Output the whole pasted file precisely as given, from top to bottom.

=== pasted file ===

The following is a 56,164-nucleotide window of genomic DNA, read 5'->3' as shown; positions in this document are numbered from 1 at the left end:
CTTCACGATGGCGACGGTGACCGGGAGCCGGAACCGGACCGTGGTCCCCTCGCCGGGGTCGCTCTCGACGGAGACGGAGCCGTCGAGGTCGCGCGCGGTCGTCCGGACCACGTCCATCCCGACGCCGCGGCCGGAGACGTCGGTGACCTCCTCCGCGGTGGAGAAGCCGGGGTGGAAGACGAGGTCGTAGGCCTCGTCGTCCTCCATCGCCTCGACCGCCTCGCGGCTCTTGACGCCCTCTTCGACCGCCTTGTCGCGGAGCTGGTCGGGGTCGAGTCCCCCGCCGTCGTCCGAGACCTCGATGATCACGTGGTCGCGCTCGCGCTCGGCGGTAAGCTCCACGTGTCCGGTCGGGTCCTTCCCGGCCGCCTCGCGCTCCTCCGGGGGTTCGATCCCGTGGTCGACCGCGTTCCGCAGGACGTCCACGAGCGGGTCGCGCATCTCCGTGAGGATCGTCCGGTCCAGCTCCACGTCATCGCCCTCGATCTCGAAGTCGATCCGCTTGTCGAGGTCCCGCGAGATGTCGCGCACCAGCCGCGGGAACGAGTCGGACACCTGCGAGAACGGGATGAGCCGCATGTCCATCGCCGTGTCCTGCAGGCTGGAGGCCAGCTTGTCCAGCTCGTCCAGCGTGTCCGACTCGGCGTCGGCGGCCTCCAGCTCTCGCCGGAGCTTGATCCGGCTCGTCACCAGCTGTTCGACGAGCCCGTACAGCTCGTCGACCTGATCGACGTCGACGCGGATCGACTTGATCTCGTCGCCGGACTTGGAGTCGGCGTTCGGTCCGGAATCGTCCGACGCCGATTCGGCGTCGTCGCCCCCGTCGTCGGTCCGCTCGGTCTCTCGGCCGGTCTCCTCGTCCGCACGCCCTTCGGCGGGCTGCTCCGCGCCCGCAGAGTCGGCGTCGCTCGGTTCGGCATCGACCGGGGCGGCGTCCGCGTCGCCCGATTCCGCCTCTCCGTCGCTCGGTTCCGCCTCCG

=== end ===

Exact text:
The following is a 56,164-nucleotide window of genomic DNA, read 5'->3' as shown; positions in this document are numbered from 1 at the left end:
CTTCACGATGGCGACGGTGACCGGGAGCCGGAACCGGACCGTGGTCCCCTCGCCGGGGTCGCTCTCGACGGAGACGGAGCCGTCGAGGTCGCGCGCGGTCGTCCGGACCACGTCCATCCCGACGCCGCGGCCGGAGACGTCGGTGACCTCCTCCGCGGTGGAGAAGCCGGGGTGGAAGACGAGGTCGTAGGCCTCGTCGTCCTCCATCGCCTCGACCGCCTCGCGGCTCTTGACGCCCTCTTCGACCGCCTTGTCGCGGAGCTGGTCGGGGTCGAGTCCCCCGCCGTCGTCCGAGACCTCGATGATCACGTGGTCGCGCTCGCGCTCGGCGGTAAGCTCCACGTGTCCGGTCGGGTCCTTCCCGGCCGCCTCGCGCTCCTCCGGGGGTTCGATCCCGTGGTCGACCGCGTTCCGCAGGACGTCCACGAGCGGGTCGCGCATCTCCGTGAGGATCGTCCGGTCCAGCTCCACGTCATCGCCCTCGATCTCGAAGTCGATCCGCTTGTCGAGGTCCCGCGAGATGTCGCGCACCAGCCGCGGGAACGAGTCGGACACCTGCGAGAACGGGATGAGCCGCATGTCCATCGCCGTGTCCTGCAGGCTGGAGGCCAGCTTGTCCAGCTCGTCCAGCGTGTCCGACTCGGCGTCGGCGGCCTCCAGCTCTCGCCGGAGCTTGATCCGGCTCGTCACCAGCTGTTCGACGAGCCCGTACAGCTCGTCGACCTGATCGACGTCGACGCGGATCGACTTGATCTCGTCGCCGGACTTGGAGTCGGCGTTCGGTCCGGAATCGTCCGACGCCGATTCGGCGTCGTCGCCCCCGTCGTCGGTCCGCTCGGTCTCTCGGCCGGTCTCCTCGTCCGCACGCCCTTCGGCGGGCTGCTCCGCGCCCGCAGAGTCGGCGTCGCTCGGTTCGGCATCGACCGGGGCGGCGTCCGCGTCGCCCGATTCCGCCTCTCCGTCGCTCGGTTCCGCCTCCG